Council toughens up on Sutton spice dealers even if it leaves them homeless

"It is awful if they end up homeless but ultimately we have a greater responsibility to those people who are suffering" so said Councillor Jason Zadrozny, leader of Ashfield District Council after two council tenants were evicted from their homes in Sutton.

The council leader said he is standing by the council's decision to get "tough on drug dealing" after the tenants were thrown out for dealing drugs including spice.

Councillor JasonZadrozny,

Councillor JasonZadrozny,

However a shop owner on Outram Street, Sutton, is concerned that it may be causing a bigger problem.

Ray O'Connor, aged 54, has been trading in Sutton for five years and currently owns Second Life Appliances on Outram Street.

He said he supports the council tackling drug dealers and anti-social behaviour but has concerns about what is happening to the evicted tenants.

He said: "I want to know where they have gone - if they have been made homeless or are we paying for them to live in private homes.

"If they are in Ashfield still it hasn't cured the problem just created a different one - I don't want to see the problem moved.

"Drug dealers are drug dealers no matter where you put them.

"The council is not saying if they can't be rehomed in Ashfield.

"I want to know what the repercussions are so people who are offending are aware of the consequences."

Coun Zadrozny said the evicted tenants have been 'blacklisted' from council properties in the area - meaning they are no longer eligible for a council home.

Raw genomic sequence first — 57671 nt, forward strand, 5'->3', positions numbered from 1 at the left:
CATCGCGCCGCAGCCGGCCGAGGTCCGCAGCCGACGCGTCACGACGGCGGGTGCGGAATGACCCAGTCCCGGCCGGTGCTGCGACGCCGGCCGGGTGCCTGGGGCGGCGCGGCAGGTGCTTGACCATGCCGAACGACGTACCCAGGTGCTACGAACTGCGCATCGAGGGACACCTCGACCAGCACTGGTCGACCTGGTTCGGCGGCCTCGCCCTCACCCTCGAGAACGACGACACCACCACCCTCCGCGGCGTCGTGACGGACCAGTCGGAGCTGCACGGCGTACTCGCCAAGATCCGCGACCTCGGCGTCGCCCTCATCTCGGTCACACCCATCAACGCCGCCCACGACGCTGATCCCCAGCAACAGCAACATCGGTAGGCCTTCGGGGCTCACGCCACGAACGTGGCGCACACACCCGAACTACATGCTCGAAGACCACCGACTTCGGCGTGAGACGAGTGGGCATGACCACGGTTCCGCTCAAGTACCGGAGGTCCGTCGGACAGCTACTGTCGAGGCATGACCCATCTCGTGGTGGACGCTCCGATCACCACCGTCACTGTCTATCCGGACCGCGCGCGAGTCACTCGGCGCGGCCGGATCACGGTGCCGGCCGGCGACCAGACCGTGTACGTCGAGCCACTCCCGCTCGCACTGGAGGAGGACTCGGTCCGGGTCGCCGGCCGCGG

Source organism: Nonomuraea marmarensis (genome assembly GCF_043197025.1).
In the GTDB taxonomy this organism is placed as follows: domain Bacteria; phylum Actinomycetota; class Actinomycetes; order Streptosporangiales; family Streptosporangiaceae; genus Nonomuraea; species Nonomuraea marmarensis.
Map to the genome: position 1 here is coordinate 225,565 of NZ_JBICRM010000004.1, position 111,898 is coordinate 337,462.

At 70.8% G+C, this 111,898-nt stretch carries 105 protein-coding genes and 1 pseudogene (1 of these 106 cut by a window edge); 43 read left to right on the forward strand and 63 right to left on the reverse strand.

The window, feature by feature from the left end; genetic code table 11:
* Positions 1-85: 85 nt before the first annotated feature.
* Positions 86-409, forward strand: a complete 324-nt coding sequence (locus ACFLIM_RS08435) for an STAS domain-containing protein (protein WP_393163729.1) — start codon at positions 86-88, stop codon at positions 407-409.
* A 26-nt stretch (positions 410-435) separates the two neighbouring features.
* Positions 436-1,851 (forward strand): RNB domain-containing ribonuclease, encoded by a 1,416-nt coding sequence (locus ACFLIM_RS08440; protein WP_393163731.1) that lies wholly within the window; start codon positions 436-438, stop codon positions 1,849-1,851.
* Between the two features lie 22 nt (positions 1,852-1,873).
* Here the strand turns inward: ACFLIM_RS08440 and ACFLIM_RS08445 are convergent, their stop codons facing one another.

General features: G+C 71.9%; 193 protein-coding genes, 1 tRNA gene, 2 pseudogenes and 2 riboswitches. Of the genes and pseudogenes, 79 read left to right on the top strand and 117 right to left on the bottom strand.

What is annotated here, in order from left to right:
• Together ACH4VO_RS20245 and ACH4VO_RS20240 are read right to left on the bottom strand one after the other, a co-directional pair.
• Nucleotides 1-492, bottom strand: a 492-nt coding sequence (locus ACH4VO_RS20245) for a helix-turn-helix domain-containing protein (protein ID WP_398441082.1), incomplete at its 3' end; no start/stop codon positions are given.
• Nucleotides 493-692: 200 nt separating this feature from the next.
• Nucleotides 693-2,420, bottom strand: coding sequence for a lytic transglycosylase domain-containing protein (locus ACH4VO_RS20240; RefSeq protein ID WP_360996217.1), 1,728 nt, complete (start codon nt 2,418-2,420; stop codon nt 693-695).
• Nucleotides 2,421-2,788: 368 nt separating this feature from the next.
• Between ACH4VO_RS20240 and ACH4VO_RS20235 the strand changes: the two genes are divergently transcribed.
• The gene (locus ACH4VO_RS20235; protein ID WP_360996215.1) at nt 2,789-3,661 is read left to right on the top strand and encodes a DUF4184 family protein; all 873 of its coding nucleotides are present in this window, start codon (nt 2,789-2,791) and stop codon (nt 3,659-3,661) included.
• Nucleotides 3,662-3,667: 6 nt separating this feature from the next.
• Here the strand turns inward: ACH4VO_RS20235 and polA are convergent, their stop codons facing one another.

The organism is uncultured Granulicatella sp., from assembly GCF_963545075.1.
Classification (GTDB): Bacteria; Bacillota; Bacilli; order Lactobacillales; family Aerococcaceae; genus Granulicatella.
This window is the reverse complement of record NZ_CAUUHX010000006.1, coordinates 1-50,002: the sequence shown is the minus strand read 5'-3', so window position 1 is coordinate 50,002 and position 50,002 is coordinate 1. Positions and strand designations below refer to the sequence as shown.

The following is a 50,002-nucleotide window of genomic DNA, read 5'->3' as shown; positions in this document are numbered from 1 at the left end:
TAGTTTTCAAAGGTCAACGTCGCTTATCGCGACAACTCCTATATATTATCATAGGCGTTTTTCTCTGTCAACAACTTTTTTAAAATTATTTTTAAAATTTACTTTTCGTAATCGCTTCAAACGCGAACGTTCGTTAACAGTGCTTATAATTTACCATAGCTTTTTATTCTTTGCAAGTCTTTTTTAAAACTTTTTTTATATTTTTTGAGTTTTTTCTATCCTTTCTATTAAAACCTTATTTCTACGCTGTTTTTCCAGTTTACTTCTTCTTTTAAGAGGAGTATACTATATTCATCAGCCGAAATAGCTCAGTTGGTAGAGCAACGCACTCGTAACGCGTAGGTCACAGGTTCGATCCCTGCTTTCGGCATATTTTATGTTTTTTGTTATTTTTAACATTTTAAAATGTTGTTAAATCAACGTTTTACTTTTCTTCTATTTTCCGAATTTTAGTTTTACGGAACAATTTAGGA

He has said that although he is not sure where the evicted tenants have gone he said housing benefits are still available for them from the Government if they are eligible.

He also said that one of the tenants was officially warned in June and July that his behavior could result in his tenancy being terminated.

He said: "If these offenders do end up homeless they have lots of time before hand to find a property.

"The council wouldn't rehouse them they would have to go to a charitable trust - they are classed as people who have deliberately made themselves homeless.

"It is awful but ultimately we have a greater responsibility to those people who suffering from anti-social behaviour.

"They have been making money selling drugs to vulnerable people.

"I don't feel great about the possibility that they could be made homeless but I think ultimately it's a big warning that the risk of breaching a tenancy agreement with the council is that you could end up knocking on charities' doors until you get your life sorted out.

"Someone has to be tough on crime."

He said there are plans to evict three more tenants in the upcoming weeks.